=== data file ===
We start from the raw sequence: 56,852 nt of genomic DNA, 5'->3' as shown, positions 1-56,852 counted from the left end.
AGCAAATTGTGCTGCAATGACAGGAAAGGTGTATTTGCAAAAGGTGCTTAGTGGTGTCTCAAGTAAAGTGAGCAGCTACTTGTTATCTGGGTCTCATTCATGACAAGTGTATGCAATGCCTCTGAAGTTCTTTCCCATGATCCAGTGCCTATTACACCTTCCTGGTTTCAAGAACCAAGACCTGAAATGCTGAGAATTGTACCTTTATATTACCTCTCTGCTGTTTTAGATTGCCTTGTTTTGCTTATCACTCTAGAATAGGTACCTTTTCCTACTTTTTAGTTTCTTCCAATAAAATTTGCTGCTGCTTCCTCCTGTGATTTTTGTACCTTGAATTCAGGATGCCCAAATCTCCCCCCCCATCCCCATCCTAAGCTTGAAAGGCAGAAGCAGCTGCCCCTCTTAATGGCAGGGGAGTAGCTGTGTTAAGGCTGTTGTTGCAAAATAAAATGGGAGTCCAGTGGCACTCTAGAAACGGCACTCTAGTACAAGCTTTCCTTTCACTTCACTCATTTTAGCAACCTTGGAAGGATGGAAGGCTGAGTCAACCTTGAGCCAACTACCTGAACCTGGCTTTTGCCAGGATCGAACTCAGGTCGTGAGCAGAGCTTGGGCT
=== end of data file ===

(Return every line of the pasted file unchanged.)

We start from the raw sequence: 56,852 nt of genomic DNA, 5'->3' as shown, positions 1-56,852 counted from the left end.
AGCAAATTGTGCTGCAATGACAGGAAAGGTGTATTTGCAAAAGGTGCTTAGTGGTGTCTCAAGTAAAGTGAGCAGCTACTTGTTATCTGGGTCTCATTCATGACAAGTGTATGCAATGCCTCTGAAGTTCTTTCCCATGATCCAGTGCCTATTACACCTTCCTGGTTTCAAGAACCAAGACCTGAAATGCTGAGAATTGTACCTTTATATTACCTCTCTGCTGTTTTAGATTGCCTTGTTTTGCTTATCACTCTAGAATAGGTACCTTTTCCTACTTTTTAGTTTCTTCCAATAAAATTTGCTGCTGCTTCCTCCTGTGATTTTTGTACCTTGAATTCAGGATGCCCAAATCTCCCCCCCCATCCCCATCCTAAGCTTGAAAGGCAGAAGCAGCTGCCCCTCTTAATGGCAGGGGAGTAGCTGTGTTAAGGCTGTTGTTGCAAAATAAAATGGGAGTCCAGTGGCACTCTAGAAACGGCACTCTAGTACAAGCTTTCCTTTCACTTCACTCATTTTAGCAACCTTGGAAGGATGGAAGGCTGAGTCAACCTTGAGCCAACTACCTGAACCTGGCTTTTGCCAGGATCGAACTCAGGTCGTGAGCAGAGCTTGGGCT